Gov 2.0 Hero: Beth Beck

Gov 2.0 Hero: Beth Beck

What was your path to Gov 2.0?

WIRED Magazine is my bell-weather for all things new. How does that apply to Gov 2.0? I find that we, the generic government, usually lag two years behind industry in our application of new products or processes. WIRED showcases all things trendy, giving me a jumpstart on ideas for cool new applications and products. I can try out new technology and software in prototype projects and once we’ve worked out the kinks in the system, others can follow.

Blazing trails and opening new pathways can be bloody business, but worth it if we can forge paths for others to follow. Those rushing in from behind may not notice the bloodstains under their feet, but who cares, as long as they’re stampeding through the opening we create.

What area of government offers the biggest opportunity for improvement via Web 2.0 tools?

Communication!

Social media arms us for the “palace coup” within our entrenched power structures. Let’s face it, bureaucracy is all about layers of process and people, encrusted like fossils under the weight of decades upon decades of past decisions. We’ve always done things a certain way, communicating through stovepipe-like organizations with positions carefully crafted and revealed only after dozens of signatures.

Enter social media, and our ordered world collapses into chaos.

Here’s one tool to contribute to the glorious chaos: Twitter. Yes, I hear your grumbles already. I read all the fuss over the tediousness of Twitter highlighting what someone had for breakfast. All I can say is, I follow Tweeters who add value, interest, humor, and perspective. I’m not interested whether or not someone’s clothes need dry-cleaning. But, I AM interested in tweets about a dry-cleaner’s solvent that might cause cancer.

For me, Twitter opens up avenues of communication with folks, both inside and outside NASA – those who congregate around the watering hole we call space. We share a common passion, and love sharing our passion with others. At NASA, I admit we’re embracing Twitter and other social media tools only in “pockets of enlightenment,” as I like to call them. The battle is pretty bloody in other parts of our organization. But, this is to be expected, isn’t it? Social media is the great unknown. And, after all, we are “the government.” Big Brother. Uncle Sam. I can’t think of any bureaucracy that values change? Can you? But we’ll get there. Maybe not as quickly as some would like. By the time we get there, the world will change again, and we’ll start this process over.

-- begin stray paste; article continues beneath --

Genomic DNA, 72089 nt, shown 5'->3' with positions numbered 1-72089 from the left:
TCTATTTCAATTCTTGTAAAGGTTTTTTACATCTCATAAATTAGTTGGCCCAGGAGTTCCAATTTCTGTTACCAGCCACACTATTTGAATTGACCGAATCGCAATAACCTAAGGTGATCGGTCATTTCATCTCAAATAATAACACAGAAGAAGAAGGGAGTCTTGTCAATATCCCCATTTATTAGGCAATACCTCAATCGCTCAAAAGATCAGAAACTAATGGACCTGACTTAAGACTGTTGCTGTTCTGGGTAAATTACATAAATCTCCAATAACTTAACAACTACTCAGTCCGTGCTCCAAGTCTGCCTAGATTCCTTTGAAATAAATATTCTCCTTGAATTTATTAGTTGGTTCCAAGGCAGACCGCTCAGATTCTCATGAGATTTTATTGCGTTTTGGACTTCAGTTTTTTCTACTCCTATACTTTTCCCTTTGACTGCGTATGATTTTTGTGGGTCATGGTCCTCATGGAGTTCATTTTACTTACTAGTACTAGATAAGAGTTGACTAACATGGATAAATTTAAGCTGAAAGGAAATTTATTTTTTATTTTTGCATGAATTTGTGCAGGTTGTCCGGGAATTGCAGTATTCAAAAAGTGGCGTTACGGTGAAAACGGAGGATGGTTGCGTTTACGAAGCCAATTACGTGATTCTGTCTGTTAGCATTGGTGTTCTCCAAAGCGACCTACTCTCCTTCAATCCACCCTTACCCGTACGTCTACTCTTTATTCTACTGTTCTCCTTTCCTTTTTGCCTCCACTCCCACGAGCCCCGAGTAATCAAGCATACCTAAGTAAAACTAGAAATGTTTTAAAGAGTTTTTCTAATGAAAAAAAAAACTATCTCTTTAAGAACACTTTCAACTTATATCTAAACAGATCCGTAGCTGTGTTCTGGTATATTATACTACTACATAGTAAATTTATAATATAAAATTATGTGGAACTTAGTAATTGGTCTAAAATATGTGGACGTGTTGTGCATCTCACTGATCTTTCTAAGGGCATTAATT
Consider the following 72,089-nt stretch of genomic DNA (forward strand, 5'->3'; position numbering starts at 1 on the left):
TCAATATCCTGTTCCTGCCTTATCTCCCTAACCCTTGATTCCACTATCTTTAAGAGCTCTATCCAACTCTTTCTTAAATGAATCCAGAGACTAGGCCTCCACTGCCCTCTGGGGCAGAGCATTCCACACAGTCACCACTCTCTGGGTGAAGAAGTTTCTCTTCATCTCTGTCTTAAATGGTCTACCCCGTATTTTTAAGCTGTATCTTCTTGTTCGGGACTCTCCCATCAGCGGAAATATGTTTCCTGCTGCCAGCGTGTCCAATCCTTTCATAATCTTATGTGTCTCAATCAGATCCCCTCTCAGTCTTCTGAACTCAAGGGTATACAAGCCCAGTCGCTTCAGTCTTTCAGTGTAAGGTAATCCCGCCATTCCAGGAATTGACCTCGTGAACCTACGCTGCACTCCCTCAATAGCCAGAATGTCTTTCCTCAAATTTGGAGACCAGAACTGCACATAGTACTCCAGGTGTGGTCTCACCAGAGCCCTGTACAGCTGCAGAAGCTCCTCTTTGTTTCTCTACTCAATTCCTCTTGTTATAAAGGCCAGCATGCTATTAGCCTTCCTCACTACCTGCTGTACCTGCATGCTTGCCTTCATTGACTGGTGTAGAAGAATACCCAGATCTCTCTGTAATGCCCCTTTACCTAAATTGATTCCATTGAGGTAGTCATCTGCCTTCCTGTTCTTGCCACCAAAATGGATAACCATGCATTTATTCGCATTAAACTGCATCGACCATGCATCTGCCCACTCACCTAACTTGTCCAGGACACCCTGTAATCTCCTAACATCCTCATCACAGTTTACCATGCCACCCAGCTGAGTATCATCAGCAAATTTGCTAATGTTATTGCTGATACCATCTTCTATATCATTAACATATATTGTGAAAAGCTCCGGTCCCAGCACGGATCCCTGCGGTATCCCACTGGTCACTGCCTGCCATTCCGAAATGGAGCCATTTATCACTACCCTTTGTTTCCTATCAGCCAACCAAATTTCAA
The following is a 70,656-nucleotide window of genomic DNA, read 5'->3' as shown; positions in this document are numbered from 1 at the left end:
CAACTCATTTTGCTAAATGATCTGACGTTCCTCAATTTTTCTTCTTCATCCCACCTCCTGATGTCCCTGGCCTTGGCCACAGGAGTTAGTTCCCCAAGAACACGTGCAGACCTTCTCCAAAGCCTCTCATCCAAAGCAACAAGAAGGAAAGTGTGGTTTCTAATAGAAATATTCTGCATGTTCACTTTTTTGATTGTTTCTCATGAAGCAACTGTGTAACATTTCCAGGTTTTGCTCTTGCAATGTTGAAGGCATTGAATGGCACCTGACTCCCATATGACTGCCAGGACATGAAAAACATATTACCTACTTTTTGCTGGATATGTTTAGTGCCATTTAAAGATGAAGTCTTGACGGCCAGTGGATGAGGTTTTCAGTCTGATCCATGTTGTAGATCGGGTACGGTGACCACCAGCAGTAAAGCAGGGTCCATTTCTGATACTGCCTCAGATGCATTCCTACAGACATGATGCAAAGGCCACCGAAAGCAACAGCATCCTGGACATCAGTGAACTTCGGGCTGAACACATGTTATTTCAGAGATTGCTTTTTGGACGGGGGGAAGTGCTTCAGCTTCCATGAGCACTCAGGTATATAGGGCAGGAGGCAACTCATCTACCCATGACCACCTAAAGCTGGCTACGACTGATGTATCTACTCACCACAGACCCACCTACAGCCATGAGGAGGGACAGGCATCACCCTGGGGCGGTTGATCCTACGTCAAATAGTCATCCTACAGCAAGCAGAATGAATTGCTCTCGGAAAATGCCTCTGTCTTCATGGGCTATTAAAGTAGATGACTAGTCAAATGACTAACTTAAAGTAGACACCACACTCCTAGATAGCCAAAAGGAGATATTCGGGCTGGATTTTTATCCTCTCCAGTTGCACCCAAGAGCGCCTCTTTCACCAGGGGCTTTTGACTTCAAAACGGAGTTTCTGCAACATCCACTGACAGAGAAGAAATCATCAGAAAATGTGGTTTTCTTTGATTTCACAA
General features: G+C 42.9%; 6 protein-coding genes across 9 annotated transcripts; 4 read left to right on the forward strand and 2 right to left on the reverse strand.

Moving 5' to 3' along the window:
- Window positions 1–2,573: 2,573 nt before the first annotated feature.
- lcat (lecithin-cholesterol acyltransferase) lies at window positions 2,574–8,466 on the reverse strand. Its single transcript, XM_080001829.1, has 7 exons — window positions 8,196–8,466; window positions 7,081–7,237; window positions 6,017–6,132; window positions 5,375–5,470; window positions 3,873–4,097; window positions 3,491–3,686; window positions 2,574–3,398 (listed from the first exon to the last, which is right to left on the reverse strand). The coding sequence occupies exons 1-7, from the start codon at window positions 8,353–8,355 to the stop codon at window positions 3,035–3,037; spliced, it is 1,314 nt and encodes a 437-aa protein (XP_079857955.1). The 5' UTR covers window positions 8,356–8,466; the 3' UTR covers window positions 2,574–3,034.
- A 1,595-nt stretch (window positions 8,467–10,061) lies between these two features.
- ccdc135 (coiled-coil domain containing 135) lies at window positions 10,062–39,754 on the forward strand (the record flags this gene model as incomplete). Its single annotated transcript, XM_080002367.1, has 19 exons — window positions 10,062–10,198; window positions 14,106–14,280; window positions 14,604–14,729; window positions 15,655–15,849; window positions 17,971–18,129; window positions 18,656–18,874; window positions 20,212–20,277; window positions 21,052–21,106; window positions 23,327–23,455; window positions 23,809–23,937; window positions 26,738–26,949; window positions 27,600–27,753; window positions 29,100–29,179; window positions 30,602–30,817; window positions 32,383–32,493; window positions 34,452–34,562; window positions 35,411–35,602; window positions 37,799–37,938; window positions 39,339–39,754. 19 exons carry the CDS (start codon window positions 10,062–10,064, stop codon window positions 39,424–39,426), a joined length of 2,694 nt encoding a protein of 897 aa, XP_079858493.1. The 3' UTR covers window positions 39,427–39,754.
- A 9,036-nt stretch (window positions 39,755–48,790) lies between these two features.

The government: a perpetual work-in-progress.

What’s the killer app that will make Gov 2.0 the norm instead of the exception?

iPhone!!!! Let me repeat: iPhone! I know this isn’t what your question is asking for, but I have to say the iPhone transformed world, my ability to communicate – which gets back to my answer in #2.

I’m part of a NASA Headquarters’ prototype project to test the iPhone over the Blackberry. OMGosh! I can’t rave about it enough. With the Blackberry, I always felt like I was talking on Maxwell Smart’s Shoe Phone. I read e-mail. That’s about it. I know, I know. Blackberry has other features, but that’s all that I really messed with.

My beloved iPhone allows me to select and download apps, like Tweetie, which I aDORE! Once I started using Tweetie, I could post pics to Twitter instantly. TOTally freed me from my laptop. Now I could take pics in the midst of NASA events and post them immediately. I can bring followers WITH me to experience what NASA has to offer. I post pics of our astronauts discussing their missions; pics of our live feed from space from Mission Control; pics of the nation’s Capitol; business travel; and much much more. The iPhone allows me to share the amazing things we do at NASA in a way not possible through a press release or web feature. My tweeps get to come with me to Shuttle launches and tours of our facilities. Really. How cool is that?

Yep, hands down. iPhone.

What part of Gov 2.0 most excites you?

I love the fact that technology available today removes the old barriers of organization, geography, and time. We can hold conversations across the universe (literally) without a “badge” or invitation to “the meeting” or physical journey.

This goes without saying, but I’ll say it anyway. All the tools we have within our reach must be approached with professional responsibility. We must measure what we communicate with reasoned good judgment and maturity. Some will abuse the freedom social media offers. But we can’t manage for the few. We can offer trust, and expect this trust to be honored.

I’m excited we can accomplish the “public good” in amazing new ways, totally unimaginable only a few years ago. We are poised at the edge of a new frontier. The bold will blaze the trail there. The others can follow.

On your mark! Get set! GO!!

About Luke Fretwell

Luke Fretwell is the founder of GovFresh. He is also co-founder and CEO of ProudCity. Connect with him on Twitter and LinkedIn or email at luke@govfresh.com.

2 Responses

  1. Colton Thomas

    Colton Thomas says that Beth Beck is his hero for watching him while his parent’s were in the VAB and Orbital Processing Facility!!

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